Post by palaheel »

ScottyDog wrote: Fri Jun 04, 2021 2:21 pm I have been looking for an hourly advisor in the Raleigh area and have not been very successful. Garrett has only 1 option close to me...been in the business only 2 years..concern about this option is what if they aren't around down the road when you really need them? Trying to get wife more up
to speed on finances and have prepared letter of last instruction. Still confused on PAS options with VG...you may have a $1m account but are able to only turn , say, $100,000 in one of your funds but still get advise on your entire account? Like others, can't see where the .3% fee on a fairly large account is worth it if a person is already happy with their funds and allocation.
It's not clear if you want a one-time shot or an ongoing relationship.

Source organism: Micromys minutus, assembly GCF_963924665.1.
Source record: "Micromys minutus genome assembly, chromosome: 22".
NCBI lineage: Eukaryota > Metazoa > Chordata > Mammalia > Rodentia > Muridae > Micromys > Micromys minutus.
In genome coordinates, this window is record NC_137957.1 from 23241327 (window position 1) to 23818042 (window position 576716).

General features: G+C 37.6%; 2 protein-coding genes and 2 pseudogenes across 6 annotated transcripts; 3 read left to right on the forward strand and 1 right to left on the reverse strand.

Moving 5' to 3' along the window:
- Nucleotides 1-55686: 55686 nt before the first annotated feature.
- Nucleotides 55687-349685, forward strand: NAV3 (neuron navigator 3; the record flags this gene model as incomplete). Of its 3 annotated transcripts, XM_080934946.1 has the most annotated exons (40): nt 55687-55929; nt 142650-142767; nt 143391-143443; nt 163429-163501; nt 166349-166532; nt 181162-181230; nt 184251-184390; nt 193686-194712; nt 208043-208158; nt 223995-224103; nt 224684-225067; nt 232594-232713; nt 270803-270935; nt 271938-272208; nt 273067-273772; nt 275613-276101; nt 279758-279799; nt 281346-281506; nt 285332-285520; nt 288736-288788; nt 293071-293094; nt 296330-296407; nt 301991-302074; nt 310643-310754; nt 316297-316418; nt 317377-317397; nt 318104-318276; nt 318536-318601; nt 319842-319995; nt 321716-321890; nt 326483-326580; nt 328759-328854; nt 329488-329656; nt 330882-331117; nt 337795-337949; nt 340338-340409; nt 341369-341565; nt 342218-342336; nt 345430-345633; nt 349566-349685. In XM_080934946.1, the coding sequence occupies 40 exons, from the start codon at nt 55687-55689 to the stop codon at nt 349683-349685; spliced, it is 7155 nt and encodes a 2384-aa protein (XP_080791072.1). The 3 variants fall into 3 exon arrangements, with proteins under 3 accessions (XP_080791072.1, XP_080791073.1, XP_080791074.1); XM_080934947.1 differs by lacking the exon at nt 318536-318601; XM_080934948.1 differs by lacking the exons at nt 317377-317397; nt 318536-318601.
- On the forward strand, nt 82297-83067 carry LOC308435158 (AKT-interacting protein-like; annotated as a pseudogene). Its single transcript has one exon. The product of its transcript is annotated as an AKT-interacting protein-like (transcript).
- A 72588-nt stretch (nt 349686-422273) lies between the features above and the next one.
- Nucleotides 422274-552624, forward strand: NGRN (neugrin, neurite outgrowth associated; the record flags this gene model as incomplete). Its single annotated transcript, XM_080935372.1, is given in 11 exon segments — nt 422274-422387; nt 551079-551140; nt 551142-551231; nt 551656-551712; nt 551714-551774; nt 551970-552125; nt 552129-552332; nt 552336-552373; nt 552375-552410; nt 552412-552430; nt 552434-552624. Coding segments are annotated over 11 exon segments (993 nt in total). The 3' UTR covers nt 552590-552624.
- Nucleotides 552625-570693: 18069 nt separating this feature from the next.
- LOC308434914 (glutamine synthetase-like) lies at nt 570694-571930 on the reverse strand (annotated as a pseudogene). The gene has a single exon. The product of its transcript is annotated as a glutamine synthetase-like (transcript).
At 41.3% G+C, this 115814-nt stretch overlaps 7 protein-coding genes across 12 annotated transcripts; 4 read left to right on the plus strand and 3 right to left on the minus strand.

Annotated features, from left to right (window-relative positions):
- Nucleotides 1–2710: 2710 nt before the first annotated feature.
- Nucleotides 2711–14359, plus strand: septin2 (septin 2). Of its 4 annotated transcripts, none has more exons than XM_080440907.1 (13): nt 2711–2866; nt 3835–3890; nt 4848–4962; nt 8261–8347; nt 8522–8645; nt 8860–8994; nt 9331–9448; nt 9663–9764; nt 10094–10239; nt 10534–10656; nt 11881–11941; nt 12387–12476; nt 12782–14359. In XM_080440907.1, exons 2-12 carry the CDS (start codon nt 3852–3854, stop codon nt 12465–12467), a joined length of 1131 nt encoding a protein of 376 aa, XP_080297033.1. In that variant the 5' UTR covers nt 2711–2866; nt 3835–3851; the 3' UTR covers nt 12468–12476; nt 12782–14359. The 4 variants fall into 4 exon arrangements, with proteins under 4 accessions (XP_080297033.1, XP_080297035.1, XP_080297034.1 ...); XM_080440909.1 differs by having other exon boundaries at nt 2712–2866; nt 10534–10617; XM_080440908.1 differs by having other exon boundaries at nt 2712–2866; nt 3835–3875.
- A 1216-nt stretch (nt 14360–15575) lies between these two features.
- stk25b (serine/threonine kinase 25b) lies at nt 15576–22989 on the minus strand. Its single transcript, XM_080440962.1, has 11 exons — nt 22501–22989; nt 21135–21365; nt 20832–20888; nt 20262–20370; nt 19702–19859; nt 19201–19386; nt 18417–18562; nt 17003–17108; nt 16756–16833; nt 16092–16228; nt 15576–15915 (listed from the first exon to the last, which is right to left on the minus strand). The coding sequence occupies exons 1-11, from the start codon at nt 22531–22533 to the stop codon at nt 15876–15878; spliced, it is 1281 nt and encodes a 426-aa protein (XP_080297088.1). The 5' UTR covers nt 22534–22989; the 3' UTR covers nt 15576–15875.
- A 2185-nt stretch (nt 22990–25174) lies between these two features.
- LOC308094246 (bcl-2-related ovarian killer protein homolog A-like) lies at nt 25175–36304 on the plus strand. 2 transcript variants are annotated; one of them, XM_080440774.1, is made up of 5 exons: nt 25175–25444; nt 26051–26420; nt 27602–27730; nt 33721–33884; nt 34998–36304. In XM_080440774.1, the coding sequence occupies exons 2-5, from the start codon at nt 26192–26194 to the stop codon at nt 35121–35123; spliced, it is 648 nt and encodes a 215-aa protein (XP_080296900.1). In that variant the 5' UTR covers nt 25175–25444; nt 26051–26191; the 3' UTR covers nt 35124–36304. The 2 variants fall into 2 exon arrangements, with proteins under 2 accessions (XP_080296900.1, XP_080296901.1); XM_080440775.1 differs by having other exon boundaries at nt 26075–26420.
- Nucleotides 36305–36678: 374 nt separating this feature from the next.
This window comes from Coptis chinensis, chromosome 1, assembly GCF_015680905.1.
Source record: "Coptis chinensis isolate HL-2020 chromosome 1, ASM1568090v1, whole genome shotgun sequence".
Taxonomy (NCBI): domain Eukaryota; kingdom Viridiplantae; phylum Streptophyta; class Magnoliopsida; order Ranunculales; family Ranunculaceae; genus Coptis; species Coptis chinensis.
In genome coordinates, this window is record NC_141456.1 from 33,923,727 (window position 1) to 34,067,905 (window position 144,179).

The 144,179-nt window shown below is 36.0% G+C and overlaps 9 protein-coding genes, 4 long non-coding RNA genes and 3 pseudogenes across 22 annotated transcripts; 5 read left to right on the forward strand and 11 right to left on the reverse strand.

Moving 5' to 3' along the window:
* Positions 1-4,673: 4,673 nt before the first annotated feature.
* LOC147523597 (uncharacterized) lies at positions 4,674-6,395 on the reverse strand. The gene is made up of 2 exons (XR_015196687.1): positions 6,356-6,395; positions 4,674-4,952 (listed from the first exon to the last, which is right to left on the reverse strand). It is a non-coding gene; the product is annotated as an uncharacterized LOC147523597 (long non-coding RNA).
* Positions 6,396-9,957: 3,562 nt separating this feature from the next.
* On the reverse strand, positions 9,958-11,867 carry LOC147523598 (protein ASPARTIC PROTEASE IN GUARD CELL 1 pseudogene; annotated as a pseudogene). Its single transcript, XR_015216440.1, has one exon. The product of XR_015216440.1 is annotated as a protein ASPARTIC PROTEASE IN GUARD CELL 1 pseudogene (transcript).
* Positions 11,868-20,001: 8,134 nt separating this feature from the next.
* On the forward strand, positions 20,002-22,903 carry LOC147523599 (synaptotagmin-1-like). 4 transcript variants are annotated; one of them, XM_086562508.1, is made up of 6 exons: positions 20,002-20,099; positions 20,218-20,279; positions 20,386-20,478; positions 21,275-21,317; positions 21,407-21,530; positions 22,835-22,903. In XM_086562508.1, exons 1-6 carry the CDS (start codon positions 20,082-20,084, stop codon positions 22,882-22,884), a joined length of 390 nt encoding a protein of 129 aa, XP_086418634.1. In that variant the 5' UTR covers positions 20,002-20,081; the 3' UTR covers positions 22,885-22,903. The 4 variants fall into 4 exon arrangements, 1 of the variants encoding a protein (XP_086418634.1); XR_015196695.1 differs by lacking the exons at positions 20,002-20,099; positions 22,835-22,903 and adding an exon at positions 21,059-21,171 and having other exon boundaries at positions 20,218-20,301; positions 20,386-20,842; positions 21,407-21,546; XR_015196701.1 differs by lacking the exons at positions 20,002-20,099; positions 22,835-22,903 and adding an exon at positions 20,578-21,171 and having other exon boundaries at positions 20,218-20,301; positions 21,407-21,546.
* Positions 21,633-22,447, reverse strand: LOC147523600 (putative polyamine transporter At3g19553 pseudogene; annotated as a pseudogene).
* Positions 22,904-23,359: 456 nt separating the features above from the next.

Pre-Covid I used Financial Symmetry (https://www.financialsymmetry.com/) for a pre-retirement sanity check. They use DFA funds, and most of my 401k is DFA, so they were a good match for me.

Both Fidelity and Schwab have local offices, and both offer a range of services, from DIY to robo to hybrid to full-blown personal advisor. Maybe you want to go partially DIY/partially hybrid with one of them, and that would give your wife a known backup should you not be around.

NAPFA (https://www.napfa.org/) lists several advisors in the area.
Nothing to say, really.
Outer Marker
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Re: Personal Finance Advisor - how to find

Post by Outer Marker »

Fortune wrote: Wed Apr 21, 2021 9:07 am I am looking for a Personal Finance Advisor to get some advice on my investments and tax issues. Consultation with them is not to manage my funds.
How can I find a fee based advisor.
How much we pay for such service.
Why not post your questions here and see what you get? The vast knowledge of the board far exceeds that of most "advisors." If you have a complicated tax situation, consider hiring an accountant, which is really a separate discipline when you get deep into the weeds.
HeelaMonster
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Re: Personal Finance Advisor - how to find

Post by HeelaMonster »